1161 Amsterdam Avenue, Columbia University - New York, NY 10027, United States
Political polarization and democracy itself are under severe strain in Brazil. Economic decline has been severe amid evidence of abundant corruption at the highest levels of government. In this context, the presidential election scheduled for October 2018 represents a fork in the road. Will the current crisis deepen? Or will the country move toward recovery? Understanding the likely consequences of the elections is the major challenge in Brazil today.
In this lecture, former President Fernando Henrique Cardoso, noted scholar and politician, will help us to look beyond the elections to understand the consequences for critical public policies in education and public security, for political stability and the fight against corruption, and, finally, for a restoration of economic growth in the largest society in Latin America.
Sponsored by the Lemann Center for Brazilian Studies and the Columbia Global Centers | Rio de Janeiro, the talk will take place at the Italian Academy, 1161 Amsterdam Avenue, on November 14 at 5:30 PM NY time (20:30 Brazil time).
>> For those who can not attend the event in New York, it will be livestreamed above or on this link.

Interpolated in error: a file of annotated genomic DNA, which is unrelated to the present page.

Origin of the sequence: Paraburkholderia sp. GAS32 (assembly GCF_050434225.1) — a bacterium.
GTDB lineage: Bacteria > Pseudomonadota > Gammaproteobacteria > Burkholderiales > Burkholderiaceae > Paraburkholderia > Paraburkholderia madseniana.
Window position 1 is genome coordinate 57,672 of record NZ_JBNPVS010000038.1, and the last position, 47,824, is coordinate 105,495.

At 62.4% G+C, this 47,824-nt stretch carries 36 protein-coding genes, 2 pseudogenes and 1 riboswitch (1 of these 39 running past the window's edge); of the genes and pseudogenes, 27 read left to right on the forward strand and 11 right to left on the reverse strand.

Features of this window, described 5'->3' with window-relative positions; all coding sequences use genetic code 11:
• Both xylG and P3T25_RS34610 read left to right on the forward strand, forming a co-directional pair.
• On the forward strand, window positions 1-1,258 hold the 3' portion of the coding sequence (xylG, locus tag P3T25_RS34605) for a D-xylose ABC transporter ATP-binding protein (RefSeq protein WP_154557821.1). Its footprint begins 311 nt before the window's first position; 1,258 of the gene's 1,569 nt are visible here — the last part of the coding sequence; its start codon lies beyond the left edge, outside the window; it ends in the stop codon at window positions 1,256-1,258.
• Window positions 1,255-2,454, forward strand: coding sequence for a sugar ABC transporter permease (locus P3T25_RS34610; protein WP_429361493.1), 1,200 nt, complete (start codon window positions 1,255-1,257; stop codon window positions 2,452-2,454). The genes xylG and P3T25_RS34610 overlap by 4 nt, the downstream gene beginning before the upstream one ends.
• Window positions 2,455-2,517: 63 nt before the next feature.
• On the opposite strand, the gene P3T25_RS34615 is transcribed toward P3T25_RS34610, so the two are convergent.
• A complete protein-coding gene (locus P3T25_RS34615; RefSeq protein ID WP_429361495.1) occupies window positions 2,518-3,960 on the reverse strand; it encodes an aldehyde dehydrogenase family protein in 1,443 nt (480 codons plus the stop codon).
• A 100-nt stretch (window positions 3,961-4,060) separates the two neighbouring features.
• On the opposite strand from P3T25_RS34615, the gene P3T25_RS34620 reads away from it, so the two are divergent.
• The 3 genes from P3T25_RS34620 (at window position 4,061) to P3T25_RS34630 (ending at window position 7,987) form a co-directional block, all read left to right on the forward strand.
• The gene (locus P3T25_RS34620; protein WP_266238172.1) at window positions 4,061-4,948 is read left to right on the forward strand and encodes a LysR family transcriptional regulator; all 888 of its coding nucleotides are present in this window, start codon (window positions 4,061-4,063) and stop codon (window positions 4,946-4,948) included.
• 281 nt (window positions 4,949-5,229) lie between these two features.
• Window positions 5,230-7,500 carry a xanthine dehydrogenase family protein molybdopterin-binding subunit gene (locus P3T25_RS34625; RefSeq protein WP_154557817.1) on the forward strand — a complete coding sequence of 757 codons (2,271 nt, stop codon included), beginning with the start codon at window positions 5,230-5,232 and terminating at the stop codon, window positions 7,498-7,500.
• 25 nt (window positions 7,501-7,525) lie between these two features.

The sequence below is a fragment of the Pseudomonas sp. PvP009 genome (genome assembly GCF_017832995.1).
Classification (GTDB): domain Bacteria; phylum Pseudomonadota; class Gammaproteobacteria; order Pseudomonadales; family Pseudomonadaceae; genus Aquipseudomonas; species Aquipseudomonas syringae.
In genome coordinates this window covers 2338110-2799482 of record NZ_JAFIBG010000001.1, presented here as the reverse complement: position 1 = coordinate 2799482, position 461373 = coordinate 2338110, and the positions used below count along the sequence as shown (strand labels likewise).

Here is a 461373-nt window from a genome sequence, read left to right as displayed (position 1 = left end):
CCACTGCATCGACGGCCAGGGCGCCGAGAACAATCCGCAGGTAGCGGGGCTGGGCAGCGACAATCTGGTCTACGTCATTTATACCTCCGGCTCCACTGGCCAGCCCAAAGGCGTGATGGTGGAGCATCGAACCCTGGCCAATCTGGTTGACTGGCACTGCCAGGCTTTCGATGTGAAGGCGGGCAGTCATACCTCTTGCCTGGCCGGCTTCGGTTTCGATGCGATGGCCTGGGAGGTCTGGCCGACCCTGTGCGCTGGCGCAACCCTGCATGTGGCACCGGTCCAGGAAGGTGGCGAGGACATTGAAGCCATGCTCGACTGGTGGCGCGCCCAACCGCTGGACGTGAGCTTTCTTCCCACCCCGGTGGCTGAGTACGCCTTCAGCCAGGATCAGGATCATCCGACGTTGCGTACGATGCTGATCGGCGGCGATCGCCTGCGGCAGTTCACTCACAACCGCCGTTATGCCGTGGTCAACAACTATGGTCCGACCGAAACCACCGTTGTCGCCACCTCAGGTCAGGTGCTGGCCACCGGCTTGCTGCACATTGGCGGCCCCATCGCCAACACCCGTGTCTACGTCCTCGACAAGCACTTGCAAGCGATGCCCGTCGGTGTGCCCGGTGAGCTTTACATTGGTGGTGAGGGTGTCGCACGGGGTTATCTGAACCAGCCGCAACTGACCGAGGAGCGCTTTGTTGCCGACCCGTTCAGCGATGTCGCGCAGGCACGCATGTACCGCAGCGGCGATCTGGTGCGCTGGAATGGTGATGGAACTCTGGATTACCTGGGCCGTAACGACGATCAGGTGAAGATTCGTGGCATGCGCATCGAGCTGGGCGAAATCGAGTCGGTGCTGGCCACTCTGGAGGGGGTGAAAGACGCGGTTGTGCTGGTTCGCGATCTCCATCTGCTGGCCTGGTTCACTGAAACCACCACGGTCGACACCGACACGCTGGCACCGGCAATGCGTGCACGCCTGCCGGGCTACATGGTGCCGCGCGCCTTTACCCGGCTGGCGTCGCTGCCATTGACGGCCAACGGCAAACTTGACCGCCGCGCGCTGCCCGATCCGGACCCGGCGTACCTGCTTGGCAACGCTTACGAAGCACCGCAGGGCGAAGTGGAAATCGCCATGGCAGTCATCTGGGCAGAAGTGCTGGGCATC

Fernando Henrique Cardoso (FHC)is one of the most important politicians and intellectuals in Latin America. As an activist for democracy in Brazil, FHC was elected to the presidency of his country in 1994, eventually serving two full terms in office. He presided over the first peaceful transition of power in democratic Brazil when President Lula succeeded him in 2003. During his time in office, he emphasized economic reforms, privatization, foreign investment, and funding for social services and education.
FHC is best known for the economic reforms that succeeded in halting the chronic hyperinflation that plagued the country and for introducing a new, stable currency through the Plano Real. FHC was also a Senator, Minister of Foreign Relations, and Minister of Finance. In addition to his prominent role in Brazilian politics today and in the past, he is a sociologist, professor and researcher who has written extensively about social change, development, and democracy.
FHC is Professor Emeritus of the University of São Paulo. His academic career has also included visiting posts at the University of Chile, University of California at Berkeley, and Brown University in the United States as well as at Cambridge University in the U.K. England. He served as President of the International Sociological Association from 1982-1986 and has received honorary doctoral degrees from more than 20 prestigious universities around the world. FHC is an honorary foreign member of the American Academy of Arts and Sciences.